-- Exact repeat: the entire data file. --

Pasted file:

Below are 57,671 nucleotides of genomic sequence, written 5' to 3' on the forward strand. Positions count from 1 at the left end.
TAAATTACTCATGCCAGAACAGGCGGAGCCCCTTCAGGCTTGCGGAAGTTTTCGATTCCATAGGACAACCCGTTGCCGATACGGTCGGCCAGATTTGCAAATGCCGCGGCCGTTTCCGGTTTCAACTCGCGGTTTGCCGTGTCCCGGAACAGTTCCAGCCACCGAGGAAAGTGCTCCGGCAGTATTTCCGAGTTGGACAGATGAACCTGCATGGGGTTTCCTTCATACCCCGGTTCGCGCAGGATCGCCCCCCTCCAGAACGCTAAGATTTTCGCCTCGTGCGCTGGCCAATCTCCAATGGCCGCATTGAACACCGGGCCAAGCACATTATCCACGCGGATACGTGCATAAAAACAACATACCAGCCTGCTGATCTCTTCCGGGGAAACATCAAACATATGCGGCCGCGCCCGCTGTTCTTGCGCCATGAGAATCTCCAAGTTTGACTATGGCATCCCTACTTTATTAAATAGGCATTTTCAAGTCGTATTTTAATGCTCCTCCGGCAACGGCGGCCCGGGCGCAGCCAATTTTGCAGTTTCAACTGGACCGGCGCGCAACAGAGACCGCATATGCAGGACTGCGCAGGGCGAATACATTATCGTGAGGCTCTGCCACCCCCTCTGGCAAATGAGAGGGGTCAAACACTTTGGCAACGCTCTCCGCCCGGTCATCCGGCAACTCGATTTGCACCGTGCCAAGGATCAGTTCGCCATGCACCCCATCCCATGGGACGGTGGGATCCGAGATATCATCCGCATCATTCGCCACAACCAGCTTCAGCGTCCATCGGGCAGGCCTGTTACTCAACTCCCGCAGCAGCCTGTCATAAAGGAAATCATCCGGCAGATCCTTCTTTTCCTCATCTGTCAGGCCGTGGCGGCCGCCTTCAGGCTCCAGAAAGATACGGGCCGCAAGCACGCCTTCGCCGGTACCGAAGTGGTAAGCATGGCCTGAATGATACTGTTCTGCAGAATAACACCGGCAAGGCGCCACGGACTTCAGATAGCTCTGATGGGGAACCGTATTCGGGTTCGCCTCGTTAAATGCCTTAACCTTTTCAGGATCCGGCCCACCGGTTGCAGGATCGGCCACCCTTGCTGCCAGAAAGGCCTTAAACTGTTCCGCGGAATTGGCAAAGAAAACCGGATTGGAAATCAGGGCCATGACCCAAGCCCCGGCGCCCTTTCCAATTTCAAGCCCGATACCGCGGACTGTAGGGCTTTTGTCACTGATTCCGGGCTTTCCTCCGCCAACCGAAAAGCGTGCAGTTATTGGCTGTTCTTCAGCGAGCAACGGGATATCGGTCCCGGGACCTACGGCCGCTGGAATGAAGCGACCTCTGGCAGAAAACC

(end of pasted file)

Below are 57,671 nucleotides of genomic sequence, written 5' to 3' on the forward strand. Positions count from 1 at the left end.
TAAATTACTCATGCCAGAACAGGCGGAGCCCCTTCAGGCTTGCGGAAGTTTTCGATTCCATAGGACAACCCGTTGCCGATACGGTCGGCCAGATTTGCAAATGCCGCGGCCGTTTCCGGTTTCAACTCGCGGTTTGCCGTGTCCCGGAACAGTTCCAGCCACCGAGGAAAGTGCTCCGGCAGTATTTCCGAGTTGGACAGATGAACCTGCATGGGGTTTCCTTCATACCCCGGTTCGCGCAGGATCGCCCCCCTCCAGAACGCTAAGATTTTCGCCTCGTGCGCTGGCCAATCTCCAATGGCCGCATTGAACACCGGGCCAAGCACATTATCCACGCGGATACGTGCATAAAAACAACATACCAGCCTGCTGATCTCTTCCGGGGAAACATCAAACATATGCGGCCGCGCCCGCTGTTCTTGCGCCATGAGAATCTCCAAGTTTGACTATGGCATCCCTACTTTATTAAATAGGCATTTTCAAGTCGTATTTTAATGCTCCTCCGGCAACGGCGGCCCGGGCGCAGCCAATTTTGCAGTTTCAACTGGACCGGCGCGCAACAGAGACCGCATATGCAGGACTGCGCAGGGCGAATACATTATCGTGAGGCTCTGCCACCCCCTCTGGCAAATGAGAGGGGTCAAACACTTTGGCAACGCTCTCCGCCCGGTCATCCGGCAACTCGATTTGCACCGTGCCAAGGATCAGTTCGCCATGCACCCCATCCCATGGGACGGTGGGATCCGAGATATCATCCGCATCATTCGCCACAACCAGCTTCAGCGTCCATCGGGCAGGCCTGTTACTCAACTCCCGCAGCAGCCTGTCATAAAGGAAATCATCCGGCAGATCCTTCTTTTCCTCATCTGTCAGGCCGTGGCGGCCGCCTTCAGGCTCCAGAAAGATACGGGCCGCAAGCACGCCTTCGCCGGTACCGAAGTGGTAAGCATGGCCTGAATGATACTGTTCTGCAGAATAACACCGGCAAGGCGCCACGGACTTCAGATAGCTCTGATGGGGAACCGTATTCGGGTTCGCCTCGTTAAATGCCTTAACCTTTTCAGGATCCGGCCCACCGGTTGCAGGATCGGCCACCCTTGCTGCCAGAAAGGCCTTAAACTGTTCCGCGGAATTGGCAAAGAAAACCGGATTGGAAATCAGGGCCATGACCCAAGCCCCGGCGCCCTTTCCAATTTCAAGCCCGATACCGCGGACTGTAGGGCTTTTGTCACTGATTCCGGGCTTTCCTCCGCCAACCGAAAAGCGTGCAGTTATTGGCTGTTCTTCAGCGAGCAACGGGATATCGGTCCCGGGACCTACGGCCGCTGGAATGAAGCGACCTCTGGCAGAAAACC